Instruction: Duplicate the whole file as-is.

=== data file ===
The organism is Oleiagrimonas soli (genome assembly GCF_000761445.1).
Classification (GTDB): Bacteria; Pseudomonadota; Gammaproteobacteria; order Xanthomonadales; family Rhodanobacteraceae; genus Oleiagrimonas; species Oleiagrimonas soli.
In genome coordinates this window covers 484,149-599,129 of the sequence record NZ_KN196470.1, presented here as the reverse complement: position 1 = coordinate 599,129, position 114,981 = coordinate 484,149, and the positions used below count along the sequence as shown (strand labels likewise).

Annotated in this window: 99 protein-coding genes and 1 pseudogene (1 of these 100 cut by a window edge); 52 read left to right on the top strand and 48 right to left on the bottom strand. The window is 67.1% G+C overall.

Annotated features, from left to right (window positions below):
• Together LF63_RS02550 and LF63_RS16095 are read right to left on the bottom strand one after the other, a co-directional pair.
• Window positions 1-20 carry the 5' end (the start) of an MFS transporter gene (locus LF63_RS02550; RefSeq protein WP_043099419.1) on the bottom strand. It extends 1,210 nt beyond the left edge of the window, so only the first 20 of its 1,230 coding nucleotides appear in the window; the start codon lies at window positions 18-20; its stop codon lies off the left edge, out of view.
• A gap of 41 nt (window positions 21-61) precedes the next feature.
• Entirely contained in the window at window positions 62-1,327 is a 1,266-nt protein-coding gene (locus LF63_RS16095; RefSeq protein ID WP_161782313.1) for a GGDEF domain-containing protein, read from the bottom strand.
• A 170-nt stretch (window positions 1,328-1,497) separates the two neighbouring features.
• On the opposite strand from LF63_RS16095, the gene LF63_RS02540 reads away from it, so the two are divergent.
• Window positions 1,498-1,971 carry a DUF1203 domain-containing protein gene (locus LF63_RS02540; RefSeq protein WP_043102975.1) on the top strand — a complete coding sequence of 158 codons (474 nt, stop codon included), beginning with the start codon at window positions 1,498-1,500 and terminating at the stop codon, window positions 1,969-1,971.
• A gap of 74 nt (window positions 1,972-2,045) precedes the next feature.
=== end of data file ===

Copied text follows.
The organism is Oleiagrimonas soli (genome assembly GCF_000761445.1).
Classification (GTDB): Bacteria; Pseudomonadota; Gammaproteobacteria; order Xanthomonadales; family Rhodanobacteraceae; genus Oleiagrimonas; species Oleiagrimonas soli.
In genome coordinates this window covers 484,149-599,129 of the sequence record NZ_KN196470.1, presented here as the reverse complement: position 1 = coordinate 599,129, position 114,981 = coordinate 484,149, and the positions used below count along the sequence as shown (strand labels likewise).

Annotated in this window: 99 protein-coding genes and 1 pseudogene (1 of these 100 cut by a window edge); 52 read left to right on the top strand and 48 right to left on the bottom strand. The window is 67.1% G+C overall.

Annotated features, from left to right (window positions below):
• Together LF63_RS02550 and LF63_RS16095 are read right to left on the bottom strand one after the other, a co-directional pair.
• Window positions 1-20 carry the 5' end (the start) of an MFS transporter gene (locus LF63_RS02550; RefSeq protein WP_043099419.1) on the bottom strand. It extends 1,210 nt beyond the left edge of the window, so only the first 20 of its 1,230 coding nucleotides appear in the window; the start codon lies at window positions 18-20; its stop codon lies off the left edge, out of view.
• A gap of 41 nt (window positions 21-61) precedes the next feature.
• Entirely contained in the window at window positions 62-1,327 is a 1,266-nt protein-coding gene (locus LF63_RS16095; RefSeq protein ID WP_161782313.1) for a GGDEF domain-containing protein, read from the bottom strand.
• A 170-nt stretch (window positions 1,328-1,497) separates the two neighbouring features.
• On the opposite strand from LF63_RS16095, the gene LF63_RS02540 reads away from it, so the two are divergent.
• Window positions 1,498-1,971 carry a DUF1203 domain-containing protein gene (locus LF63_RS02540; RefSeq protein WP_043102975.1) on the top strand — a complete coding sequence of 158 codons (474 nt, stop codon included), beginning with the start codon at window positions 1,498-1,500 and terminating at the stop codon, window positions 1,969-1,971.
• A gap of 74 nt (window positions 1,972-2,045) precedes the next feature.